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As part of its MS4 permit program, the Township has implemented several actions or measures to ensure the proper handling and discharge of stormwater through its MS4 system. Such measures include:
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MS4 is an acronym for a Municipal Separate Storm Sewer System. An MS4 is defined as a collection and conveyance system or a group of collection and conveyance systems owned, operated and maintained by a state, city, township, borough or other public entity that is dedicated solely for the handling of stormwater runoff and discharging it into tributaries, streams, rivers, or other natural or man-made receiving waters within the Commonwealth of Pennsylvania.
The MS4 system may include such structures designated for the collection, storage and conveyance of stormwater runoff as:
Stormwater runoff is water from rainfall, snowmelt, and/or ice melt that flows over ground or impervious surfaces (paved streets, parking lots and rooftops) and does not percolate into the ground. Stormwater runoff may flow directly into natural tributaries, streams, rivers, lakes or other waterways within the Township or it is intercepted and collected by the Township’s municipal separate storm sewer system where it is then discharged at discrete locations (outfalls) into streams, rivers, lakes and other natural waterways.
Non-stormwater discharge is discharge into the City’s MS4 system or natural waterways that is not due directly to a rainfall or snowmelt runoff event. Non-stormwater discharge includes groundwater exfiltration, mine pool discharge, discharges from potable water sources such as fire hydrants or waterline blow-off valves, sanitary sewer discharges either from publically-owned treatment works collection systems or on-lot septic systems. Many non-stormwater discharges are prohibited under the Township’s illicit discharge and connection ordinance.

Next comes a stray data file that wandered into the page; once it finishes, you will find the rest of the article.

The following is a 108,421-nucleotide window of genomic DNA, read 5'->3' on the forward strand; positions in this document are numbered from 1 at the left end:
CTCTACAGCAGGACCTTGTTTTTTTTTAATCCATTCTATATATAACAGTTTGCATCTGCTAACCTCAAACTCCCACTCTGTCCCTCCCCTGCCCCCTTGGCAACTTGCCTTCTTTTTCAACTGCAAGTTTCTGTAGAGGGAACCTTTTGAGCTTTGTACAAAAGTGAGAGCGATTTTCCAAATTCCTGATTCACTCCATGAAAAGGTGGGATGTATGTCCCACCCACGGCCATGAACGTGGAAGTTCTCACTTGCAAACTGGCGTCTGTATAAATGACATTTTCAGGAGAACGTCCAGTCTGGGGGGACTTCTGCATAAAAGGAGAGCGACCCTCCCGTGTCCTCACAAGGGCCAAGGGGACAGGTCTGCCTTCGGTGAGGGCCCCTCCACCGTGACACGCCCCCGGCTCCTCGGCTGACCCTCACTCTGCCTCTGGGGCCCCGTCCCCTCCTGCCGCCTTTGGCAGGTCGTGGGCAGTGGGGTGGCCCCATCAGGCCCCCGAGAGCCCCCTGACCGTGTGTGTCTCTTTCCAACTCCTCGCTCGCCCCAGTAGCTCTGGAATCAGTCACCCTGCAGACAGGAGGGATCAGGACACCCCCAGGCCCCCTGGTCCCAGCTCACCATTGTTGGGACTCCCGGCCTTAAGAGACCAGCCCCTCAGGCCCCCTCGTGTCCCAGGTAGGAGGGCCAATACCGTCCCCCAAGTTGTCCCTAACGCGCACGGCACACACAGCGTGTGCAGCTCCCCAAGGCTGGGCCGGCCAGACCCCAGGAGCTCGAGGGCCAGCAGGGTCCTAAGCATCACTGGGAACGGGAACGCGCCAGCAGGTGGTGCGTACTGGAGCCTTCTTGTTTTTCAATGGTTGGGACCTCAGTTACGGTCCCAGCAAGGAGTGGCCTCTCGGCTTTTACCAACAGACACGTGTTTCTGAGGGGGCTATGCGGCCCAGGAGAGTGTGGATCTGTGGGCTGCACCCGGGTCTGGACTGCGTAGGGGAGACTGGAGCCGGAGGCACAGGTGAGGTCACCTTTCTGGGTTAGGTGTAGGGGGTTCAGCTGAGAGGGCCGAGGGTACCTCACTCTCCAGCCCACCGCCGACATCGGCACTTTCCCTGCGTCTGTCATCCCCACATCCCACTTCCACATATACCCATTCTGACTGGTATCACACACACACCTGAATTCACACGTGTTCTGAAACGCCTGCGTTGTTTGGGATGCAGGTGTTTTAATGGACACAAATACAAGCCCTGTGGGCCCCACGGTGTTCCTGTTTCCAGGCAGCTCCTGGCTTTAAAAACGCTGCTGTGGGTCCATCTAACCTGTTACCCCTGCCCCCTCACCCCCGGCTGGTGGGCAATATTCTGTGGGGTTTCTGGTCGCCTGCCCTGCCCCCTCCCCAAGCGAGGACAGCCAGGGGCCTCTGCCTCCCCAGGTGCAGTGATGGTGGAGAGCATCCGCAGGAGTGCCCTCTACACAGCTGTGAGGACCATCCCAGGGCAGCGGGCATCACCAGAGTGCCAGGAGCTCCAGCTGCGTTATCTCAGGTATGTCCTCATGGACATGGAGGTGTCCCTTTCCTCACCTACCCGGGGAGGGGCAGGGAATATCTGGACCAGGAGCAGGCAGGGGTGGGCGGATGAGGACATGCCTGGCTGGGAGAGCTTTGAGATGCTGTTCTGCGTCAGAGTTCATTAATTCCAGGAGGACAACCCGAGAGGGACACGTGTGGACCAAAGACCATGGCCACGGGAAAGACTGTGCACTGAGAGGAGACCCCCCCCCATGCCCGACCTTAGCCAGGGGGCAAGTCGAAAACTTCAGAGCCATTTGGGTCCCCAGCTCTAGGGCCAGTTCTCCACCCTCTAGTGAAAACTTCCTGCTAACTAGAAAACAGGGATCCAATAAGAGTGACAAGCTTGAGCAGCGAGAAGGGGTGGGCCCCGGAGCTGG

As stormwater runoff flows over lawns, roadways, parking lots, or land disturbed by construction activities, it accumulates chemicals, oils and grease, debris and litter, heat or other pollutants that contaminate and adversely affect the water quality of our natural waterways. Also, as more impervious cover is constructed or as natural vegetation is cleared and the underlying soil is compacted, more stormwater runoff is generated.
Stormwater runoff pollution can lead to deterioration of the quality of our natural waterways which are used for fishing, swimming, boating, as well as sources of our potable water supply. Increases in stormwater volume can lead to accelerated stream bank erosion and more frequent stream channel flooding which can result in damage to and loss of property as well as premature failure of roadway culverts and bridges.
It takes everyone to provide continual improvement to the waterways within Hempfield Township. We would hope that every person realizes that what is dumped into the Township’s MS4 system, ultimately ends up in the streams, rivers and lakes that we all care about. The following are several things each of us can do to help keep our waterways clean.